The church in Saligão is architecturally striking, and unique among all the other churches in Goa.

It’s the only church with a steeple that stands majestically on a crown of four converging concrete arcs which rise from the four corners of the belfry that caps the tower over the main door of the church. All of the other older churches feature a wide flat facade flanked by two towers at either end in Portugal’s Manueline style of architecture.

The Saligão church was inaugurated in 1873, but is considered to be relatively new when compared with the older ones, many of which go back to the sixteenth century when the Portuguese first occupied Goa and started evangelizing their new territory.

Since the village now had its own church, Saligão became a new parish, and the last to be independent of the Parish of Nagoa that had, at one time, encompassed the villages of Oxel, Siolim, Anjuna, Parra, Assagao, and Saligão. And the villagers dedicated the church to Mãe de Deus (Mother of God) named after a 300-year-old statue that was brought down to Saligão from the abandoned church in the plagueridden village of Daugim.

Legend has it that many attempts were made by other Goan villagers to dislodge the statue from the main altar, with all their attempts ending in failure. But, according to my grandmother, when a group of seven teenagers from Saligão gave it a shot, it miraculously came loose off its base.


One of the seven boys was my granduncle, Monu Couth. He wasfourteen years old at the time, and he and his friends carried the statue on their shoulders all the way to Saligão and placed it in the roadside Chapel of St. Anthony in the ward of Sonarbat on the outskirts of the village. On November 26, 1873, the statue was carried solemnly in procession and placed in a niche on the side altar dedicated to Her to mark the inauguration of the new church.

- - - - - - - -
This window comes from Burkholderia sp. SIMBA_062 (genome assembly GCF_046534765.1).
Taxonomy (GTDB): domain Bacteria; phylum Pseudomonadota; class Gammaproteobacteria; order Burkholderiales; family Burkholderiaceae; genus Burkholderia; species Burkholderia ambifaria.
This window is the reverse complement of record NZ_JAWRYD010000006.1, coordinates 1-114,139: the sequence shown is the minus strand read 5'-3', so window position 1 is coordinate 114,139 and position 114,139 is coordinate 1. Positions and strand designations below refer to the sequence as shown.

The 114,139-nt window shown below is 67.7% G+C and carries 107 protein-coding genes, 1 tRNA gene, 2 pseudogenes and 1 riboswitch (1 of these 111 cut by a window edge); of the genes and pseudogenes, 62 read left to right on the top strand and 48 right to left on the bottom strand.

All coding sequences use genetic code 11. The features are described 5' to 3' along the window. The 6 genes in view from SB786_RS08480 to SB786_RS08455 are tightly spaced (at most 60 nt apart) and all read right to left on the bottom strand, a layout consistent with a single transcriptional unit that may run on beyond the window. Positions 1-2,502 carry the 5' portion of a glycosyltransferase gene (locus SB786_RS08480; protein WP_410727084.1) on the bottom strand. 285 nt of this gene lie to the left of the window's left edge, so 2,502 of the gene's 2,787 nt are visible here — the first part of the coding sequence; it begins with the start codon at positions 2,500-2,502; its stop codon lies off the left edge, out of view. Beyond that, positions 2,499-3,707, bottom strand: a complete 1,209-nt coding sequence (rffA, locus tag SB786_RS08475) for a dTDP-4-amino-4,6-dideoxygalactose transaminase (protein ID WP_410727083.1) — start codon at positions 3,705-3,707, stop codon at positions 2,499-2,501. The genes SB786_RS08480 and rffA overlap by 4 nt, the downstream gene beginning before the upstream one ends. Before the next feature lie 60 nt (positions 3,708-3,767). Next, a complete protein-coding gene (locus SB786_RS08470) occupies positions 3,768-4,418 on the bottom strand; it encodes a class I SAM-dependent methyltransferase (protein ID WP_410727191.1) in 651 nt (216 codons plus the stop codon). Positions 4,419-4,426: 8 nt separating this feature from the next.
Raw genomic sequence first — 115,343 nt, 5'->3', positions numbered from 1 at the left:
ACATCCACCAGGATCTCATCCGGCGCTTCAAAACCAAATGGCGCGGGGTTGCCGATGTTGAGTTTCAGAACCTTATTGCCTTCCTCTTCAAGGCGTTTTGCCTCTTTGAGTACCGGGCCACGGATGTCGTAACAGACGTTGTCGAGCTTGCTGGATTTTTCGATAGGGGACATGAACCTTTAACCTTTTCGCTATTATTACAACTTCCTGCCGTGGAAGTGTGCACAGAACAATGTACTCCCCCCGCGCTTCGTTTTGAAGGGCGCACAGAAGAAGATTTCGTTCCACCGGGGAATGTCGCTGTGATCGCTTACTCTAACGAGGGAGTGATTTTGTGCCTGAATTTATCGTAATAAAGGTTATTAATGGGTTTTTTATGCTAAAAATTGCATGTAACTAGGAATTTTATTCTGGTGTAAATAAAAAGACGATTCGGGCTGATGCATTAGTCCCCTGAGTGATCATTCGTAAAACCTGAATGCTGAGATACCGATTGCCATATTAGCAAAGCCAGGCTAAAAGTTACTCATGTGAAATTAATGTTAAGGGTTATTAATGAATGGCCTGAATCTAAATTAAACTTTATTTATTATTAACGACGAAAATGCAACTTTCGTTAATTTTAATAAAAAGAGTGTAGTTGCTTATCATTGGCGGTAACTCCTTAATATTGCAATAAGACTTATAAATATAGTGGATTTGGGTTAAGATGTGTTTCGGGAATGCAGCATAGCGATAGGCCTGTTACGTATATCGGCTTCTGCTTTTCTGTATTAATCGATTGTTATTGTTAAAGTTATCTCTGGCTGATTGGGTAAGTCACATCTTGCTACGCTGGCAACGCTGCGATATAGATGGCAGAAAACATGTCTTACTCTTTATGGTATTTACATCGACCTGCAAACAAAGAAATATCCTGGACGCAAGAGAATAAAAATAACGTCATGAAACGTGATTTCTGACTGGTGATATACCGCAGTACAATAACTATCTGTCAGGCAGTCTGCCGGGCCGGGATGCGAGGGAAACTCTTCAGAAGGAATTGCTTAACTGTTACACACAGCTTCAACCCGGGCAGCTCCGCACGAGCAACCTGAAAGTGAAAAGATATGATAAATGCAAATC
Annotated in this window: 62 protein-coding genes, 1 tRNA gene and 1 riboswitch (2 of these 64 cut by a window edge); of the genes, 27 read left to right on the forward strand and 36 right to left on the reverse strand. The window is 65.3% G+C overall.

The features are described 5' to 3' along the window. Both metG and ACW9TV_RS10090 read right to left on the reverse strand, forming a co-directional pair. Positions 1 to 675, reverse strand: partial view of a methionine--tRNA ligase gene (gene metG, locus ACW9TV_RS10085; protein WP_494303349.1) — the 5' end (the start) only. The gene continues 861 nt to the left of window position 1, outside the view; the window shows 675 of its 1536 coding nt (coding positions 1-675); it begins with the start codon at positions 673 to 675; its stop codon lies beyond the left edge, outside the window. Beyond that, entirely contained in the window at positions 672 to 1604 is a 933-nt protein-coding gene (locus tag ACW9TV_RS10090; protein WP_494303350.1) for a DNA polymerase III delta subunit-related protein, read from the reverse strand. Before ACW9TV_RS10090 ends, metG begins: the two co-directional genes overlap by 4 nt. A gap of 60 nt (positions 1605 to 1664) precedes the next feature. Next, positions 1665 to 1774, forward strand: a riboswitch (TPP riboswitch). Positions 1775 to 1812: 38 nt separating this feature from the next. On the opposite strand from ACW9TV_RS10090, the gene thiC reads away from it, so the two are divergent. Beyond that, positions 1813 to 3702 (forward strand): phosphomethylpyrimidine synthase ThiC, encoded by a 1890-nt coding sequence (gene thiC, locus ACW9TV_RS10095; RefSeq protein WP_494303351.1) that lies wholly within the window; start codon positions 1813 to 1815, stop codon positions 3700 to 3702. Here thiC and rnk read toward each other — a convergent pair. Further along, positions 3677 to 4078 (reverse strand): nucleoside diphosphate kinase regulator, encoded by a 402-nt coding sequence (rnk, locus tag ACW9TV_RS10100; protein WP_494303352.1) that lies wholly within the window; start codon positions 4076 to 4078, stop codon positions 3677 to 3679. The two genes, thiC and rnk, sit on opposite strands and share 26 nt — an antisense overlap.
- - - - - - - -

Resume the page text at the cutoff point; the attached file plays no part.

When I was in my pre-teens, I’d sometimes drop in to say hello to Monu Couth who was around 88 years old at the time. He’d sit in a verandah outside his bedroom and whistle tunes that were popular in his younger days. He had keen eyesight and could read letters without eyeglasses. His daughter who was in her mid-sixties, and who cared for him, would tell me that Monu Couth would never hum a tune; he just loved to whistle. He had made a living as the bandmaster of the Maharajah’s band in Porbunder, Gujarat.

Although I was a very curious kid, it never occurred to me to ask Monu Couth if it was true that the statue of Mãe de Deus miraculously came loose when the boys from Saligão came to take it away.

I suppose that if I did ask him the question, he would probably just wink at me and carry on whistling like a sly Saligão ‘fox’!

Anyway, back to the church of Mãe de Deus. It’s the one single icon that has galvanized everyone with roots in Saligão as one fraternity, wherever in the world they may be.

In Saligão, the feast of Mãe de Deus was always celebrated on the


first Sunday in May – the conclusion of nine preceding evenings of church services, fireworks and outdoor musical entertainment. And the finale of the ceremonial High Mass would be a rousing rendition of the hymn. O Brilhante e a Estrela (O Bright and Shining Star), composed in 1923 by Joaquim António Mascarenhas, an intellectual and accomplished muscician from Abreu Vaddo in Arrarim. The lyrics are in Portuguese and, unlike conventional church music, the melody has the distinct beat of a military march that arouses the kind of patriotism that only a national anthem can inspire.

The night of the feast day, there’d be a huge dance held either at the local clubhouse in the ward of Arrarim or in a makeshift covered ballroom in a dry paddy field, constructed out of bamboo poles and festooned with buntings, palm fronds and colourful lanterns. And the band would usually be Goa’s best – Johnson and his Jolly Boys.

church_feniToday, the feast of Mãe de Deus is celebrated by Saligão’s expatriates all over the world on the first Sunday in May. The ceremony starts with a Mass that is followed by a social get-together in a parish hall or any other suitable venue. This is when we reminisce about the ‘good old day’ with stories that enrich the spirit and keep alive our unique heritage.

The statue of Mãe de Deus is less than three feet in height, but it stands tall in  the eyes of anyone with a Saligão connection